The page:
AstroGate: Is the Penalty Too Much?

The Marlins weren’t directly affected by the investigation into sign-stealing in Houston.

But the ramifications of the ruling so far will have repercussions into the forseeable future, to the Marlins and every other team. To wit, Houston Astros General Manager Jeff Luhnow and manager AJ Hinch were terminated after a League investigation confirmed the Astros had cheated during 2017 and 2018.

Astros owner Jim Crane was blunt with his assessment and explanation:

Neither one of them started this, but neither one of them did anything about it. We need to move forward with a clean slate.

The investigation confirmed that the Astros used a camera-based system both during the regular season and the playoffs in order to steal signs from the opposing catcher, and relay that information to the batter by “banging on garbage cans.” Allegedly, a designated player near an undisclosed monitor near the dugout would bang on a can when an off-speed pitch was coming. Luhnow accepted responsibility, but stressed that he, personally, isn’t a cheater:

I did not know rules were being broken…The sign-stealing initiative was not planned or directed by baseball management; the trash-can banging was driven and executed by players, and the video decoding of signs originated and was executed by lower-level employees working with the bench coach.

As for the league’s discipline, they suspended Luhnow and Hinch for one year, until the day after the final game of the 2020 World Series. The Astros response was to fire the two. But was all this really necessary?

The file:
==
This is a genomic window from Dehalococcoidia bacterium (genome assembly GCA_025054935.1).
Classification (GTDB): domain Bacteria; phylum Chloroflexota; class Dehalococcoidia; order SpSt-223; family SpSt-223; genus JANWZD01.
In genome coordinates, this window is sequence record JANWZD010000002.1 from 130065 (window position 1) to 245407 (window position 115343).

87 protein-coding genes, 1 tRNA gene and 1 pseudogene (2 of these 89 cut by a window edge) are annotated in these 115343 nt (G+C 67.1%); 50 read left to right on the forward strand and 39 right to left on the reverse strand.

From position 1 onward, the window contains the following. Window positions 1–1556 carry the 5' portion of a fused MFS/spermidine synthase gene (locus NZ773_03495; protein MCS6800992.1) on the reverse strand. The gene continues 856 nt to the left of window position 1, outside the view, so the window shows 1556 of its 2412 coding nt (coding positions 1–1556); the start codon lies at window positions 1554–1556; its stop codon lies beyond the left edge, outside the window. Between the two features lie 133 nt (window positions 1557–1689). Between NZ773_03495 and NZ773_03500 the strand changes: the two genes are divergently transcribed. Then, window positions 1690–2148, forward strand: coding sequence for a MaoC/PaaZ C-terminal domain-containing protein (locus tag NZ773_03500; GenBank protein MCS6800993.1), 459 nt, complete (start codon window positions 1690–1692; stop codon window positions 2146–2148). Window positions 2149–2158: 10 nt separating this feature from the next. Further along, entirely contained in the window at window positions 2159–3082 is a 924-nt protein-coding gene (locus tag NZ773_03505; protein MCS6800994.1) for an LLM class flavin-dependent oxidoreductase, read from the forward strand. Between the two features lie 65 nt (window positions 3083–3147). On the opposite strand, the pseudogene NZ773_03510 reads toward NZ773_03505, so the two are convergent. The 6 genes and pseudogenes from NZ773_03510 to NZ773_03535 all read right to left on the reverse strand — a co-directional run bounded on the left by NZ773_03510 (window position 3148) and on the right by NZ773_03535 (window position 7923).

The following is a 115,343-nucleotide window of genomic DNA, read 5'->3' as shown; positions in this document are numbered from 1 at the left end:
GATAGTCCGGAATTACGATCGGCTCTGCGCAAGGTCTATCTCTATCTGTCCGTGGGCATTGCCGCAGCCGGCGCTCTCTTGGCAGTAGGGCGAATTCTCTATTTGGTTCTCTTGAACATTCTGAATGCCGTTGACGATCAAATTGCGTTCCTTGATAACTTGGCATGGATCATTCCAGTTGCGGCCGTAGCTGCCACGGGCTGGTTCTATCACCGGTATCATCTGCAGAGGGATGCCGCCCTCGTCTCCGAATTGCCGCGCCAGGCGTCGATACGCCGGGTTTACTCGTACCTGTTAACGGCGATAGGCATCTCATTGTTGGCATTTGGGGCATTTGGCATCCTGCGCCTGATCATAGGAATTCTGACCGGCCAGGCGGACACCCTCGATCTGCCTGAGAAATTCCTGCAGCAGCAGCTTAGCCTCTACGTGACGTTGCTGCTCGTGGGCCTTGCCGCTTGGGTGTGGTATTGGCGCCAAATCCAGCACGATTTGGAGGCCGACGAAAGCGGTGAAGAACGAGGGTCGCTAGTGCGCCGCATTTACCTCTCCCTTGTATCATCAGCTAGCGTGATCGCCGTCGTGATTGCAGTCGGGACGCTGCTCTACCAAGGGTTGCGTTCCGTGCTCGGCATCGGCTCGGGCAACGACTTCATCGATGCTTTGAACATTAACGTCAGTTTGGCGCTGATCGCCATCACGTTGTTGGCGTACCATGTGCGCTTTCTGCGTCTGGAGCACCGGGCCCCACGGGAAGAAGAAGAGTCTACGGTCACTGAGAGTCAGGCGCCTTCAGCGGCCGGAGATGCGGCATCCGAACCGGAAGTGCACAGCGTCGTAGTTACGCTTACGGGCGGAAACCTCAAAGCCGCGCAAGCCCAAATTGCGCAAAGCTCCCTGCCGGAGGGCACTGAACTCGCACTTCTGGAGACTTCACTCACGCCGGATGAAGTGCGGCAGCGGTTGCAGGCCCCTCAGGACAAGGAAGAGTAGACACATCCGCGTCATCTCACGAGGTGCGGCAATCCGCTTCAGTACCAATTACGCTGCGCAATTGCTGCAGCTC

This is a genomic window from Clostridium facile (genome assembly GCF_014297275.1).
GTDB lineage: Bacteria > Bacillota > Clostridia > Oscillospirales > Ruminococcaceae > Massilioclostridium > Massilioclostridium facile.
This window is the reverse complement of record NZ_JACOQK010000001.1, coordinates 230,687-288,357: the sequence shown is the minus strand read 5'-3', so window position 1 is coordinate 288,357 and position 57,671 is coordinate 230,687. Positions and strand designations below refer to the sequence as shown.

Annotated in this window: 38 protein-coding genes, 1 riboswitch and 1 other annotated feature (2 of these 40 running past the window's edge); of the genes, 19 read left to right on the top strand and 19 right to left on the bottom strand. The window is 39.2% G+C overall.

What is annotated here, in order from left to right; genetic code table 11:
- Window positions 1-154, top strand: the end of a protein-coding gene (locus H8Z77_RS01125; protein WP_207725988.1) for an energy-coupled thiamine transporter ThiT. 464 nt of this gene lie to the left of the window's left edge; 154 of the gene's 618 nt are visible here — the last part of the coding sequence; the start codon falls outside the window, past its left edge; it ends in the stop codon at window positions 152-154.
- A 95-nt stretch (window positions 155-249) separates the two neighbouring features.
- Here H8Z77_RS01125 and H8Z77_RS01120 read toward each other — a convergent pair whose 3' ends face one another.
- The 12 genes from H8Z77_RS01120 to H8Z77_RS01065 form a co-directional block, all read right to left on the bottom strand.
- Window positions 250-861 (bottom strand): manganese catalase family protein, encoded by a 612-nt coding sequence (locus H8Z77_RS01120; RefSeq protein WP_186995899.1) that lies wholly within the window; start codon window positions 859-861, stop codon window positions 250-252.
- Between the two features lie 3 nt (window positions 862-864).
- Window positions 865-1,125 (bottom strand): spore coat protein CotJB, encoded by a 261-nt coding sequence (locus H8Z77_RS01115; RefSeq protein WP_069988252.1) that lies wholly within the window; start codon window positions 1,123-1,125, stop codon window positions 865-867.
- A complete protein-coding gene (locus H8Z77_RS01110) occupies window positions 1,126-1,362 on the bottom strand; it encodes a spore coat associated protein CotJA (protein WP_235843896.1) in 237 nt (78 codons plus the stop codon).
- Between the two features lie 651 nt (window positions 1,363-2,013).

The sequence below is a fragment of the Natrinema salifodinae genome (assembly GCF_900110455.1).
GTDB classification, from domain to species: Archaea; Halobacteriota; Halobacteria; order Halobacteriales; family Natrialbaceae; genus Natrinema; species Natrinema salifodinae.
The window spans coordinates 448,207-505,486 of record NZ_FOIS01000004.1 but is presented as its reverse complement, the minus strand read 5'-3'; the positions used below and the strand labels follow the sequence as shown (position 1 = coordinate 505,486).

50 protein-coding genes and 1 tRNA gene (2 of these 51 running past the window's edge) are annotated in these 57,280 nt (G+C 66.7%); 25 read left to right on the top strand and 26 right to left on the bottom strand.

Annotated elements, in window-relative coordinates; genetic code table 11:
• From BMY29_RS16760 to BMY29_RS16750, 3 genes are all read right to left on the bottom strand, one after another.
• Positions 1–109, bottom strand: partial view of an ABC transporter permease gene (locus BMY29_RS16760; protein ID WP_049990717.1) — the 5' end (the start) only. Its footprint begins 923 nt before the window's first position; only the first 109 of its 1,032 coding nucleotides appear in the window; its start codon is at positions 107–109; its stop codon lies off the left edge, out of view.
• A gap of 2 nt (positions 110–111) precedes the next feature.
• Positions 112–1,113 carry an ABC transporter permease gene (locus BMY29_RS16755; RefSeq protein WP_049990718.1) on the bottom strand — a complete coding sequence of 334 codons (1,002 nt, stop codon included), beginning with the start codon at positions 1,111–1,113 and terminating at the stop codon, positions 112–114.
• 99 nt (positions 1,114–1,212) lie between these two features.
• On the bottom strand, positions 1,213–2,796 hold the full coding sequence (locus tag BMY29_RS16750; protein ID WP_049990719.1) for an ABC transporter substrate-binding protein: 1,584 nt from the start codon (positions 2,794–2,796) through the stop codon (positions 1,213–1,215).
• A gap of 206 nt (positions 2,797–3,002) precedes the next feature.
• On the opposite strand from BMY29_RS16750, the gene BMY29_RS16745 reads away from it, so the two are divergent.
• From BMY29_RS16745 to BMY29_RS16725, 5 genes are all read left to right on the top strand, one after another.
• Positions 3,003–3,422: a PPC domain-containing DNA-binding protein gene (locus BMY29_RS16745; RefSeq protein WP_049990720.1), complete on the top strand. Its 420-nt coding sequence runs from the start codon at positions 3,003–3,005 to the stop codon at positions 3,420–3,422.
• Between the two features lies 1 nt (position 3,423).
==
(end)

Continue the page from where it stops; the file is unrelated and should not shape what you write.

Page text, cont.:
Stealing signs has been around for a long time. Famously, the New York Giants employed use of a telescope placed in their center-field clubhouse. The guy at the telescope relayed either fastball or off-speed to another guy in the bullpen, and the bullpen guy signaled the hitter in some way. It’s generally accepted that stealing signs with your eyes, in live-action, is all right. Using technology to steal signs is a big no-no, considered cheating in fact, but that specific rule wasn’t in place until the 2017 season.

The use of electronic equipment during a game is restricted. No club shall use electronic equipment, including but not limited to walkie-talkies, cellular telephones, laptop computers or tablets, to communicate to or with any on-field personnel, including those in the dugout, bullpen, field and, during the game, the clubhouse. – Boston Globe

But is that rule really fair? Using new technology to gain an edge over the opponent is just another way to win. So prior to 2017, it was ok to use cameras to steal signs. Circumventing the rules, or finding a way to break the rules without breaking the rules, so to speak, is the name of the game. I’ve heard it said that, “if you ain’t cheating, you ain’t trying.” Inventing a new way to cheat could be just a new way to win. It may have worked out for the Astros in the form of a World Series victory in 2017, but the penalty to several of the involved parties will carry on long into the future, and there’s also the matter of the draft picks.

The Astros have also lost both their first and second round picks for the 2020 and 2021 drafts, which may end up being the most damaging penalty to Houston in the end. Was it really fair? Some agree, but I don’t. Should the Astros forfeit their World Series Championship?

Whatever your opinion, let us know in the comments below or on Twitter. Thanks for reading.

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